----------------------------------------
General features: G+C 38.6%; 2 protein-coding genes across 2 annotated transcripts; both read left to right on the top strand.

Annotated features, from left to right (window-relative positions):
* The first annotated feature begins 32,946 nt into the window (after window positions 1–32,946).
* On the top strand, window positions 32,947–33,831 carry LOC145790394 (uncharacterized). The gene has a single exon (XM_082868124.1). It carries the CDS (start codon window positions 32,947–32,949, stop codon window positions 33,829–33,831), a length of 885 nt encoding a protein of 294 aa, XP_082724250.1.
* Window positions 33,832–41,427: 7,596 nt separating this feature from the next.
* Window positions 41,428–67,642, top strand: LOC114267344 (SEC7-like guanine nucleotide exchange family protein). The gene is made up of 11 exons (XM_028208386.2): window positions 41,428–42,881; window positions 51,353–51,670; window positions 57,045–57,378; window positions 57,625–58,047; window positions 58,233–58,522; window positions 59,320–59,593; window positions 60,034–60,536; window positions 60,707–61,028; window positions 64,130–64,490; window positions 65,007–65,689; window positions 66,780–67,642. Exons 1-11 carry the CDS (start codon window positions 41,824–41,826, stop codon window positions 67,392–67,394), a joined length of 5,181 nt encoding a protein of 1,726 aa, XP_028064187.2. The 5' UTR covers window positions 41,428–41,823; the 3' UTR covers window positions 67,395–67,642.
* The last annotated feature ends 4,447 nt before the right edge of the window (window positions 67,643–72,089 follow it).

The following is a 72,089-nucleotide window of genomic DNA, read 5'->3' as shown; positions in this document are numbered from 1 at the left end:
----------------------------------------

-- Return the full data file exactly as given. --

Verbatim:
General features: G+C 38.6%; 2 protein-coding genes across 2 annotated transcripts; both read left to right on the top strand.

Annotated features, from left to right (window-relative positions):
* The first annotated feature begins 32,946 nt into the window (after window positions 1–32,946).
* On the top strand, window positions 32,947–33,831 carry LOC145790394 (uncharacterized). The gene has a single exon (XM_082868124.1). It carries the CDS (start codon window positions 32,947–32,949, stop codon window positions 33,829–33,831), a length of 885 nt encoding a protein of 294 aa, XP_082724250.1.
* Window positions 33,832–41,427: 7,596 nt separating this feature from the next.
* Window positions 41,428–67,642, top strand: LOC114267344 (SEC7-like guanine nucleotide exchange family protein). The gene is made up of 11 exons (XM_028208386.2): window positions 41,428–42,881; window positions 51,353–51,670; window positions 57,045–57,378; window positions 57,625–58,047; window positions 58,233–58,522; window positions 59,320–59,593; window positions 60,034–60,536; window positions 60,707–61,028; window positions 64,130–64,490; window positions 65,007–65,689; window positions 66,780–67,642. Exons 1-11 carry the CDS (start codon window positions 41,824–41,826, stop codon window positions 67,392–67,394), a joined length of 5,181 nt encoding a protein of 1,726 aa, XP_028064187.2. The 5' UTR covers window positions 41,428–41,823; the 3' UTR covers window positions 67,395–67,642.
* The last annotated feature ends 4,447 nt before the right edge of the window (window positions 67,643–72,089 follow it).

The following is a 72,089-nucleotide window of genomic DNA, read 5'->3' as shown; positions in this document are numbered from 1 at the left end: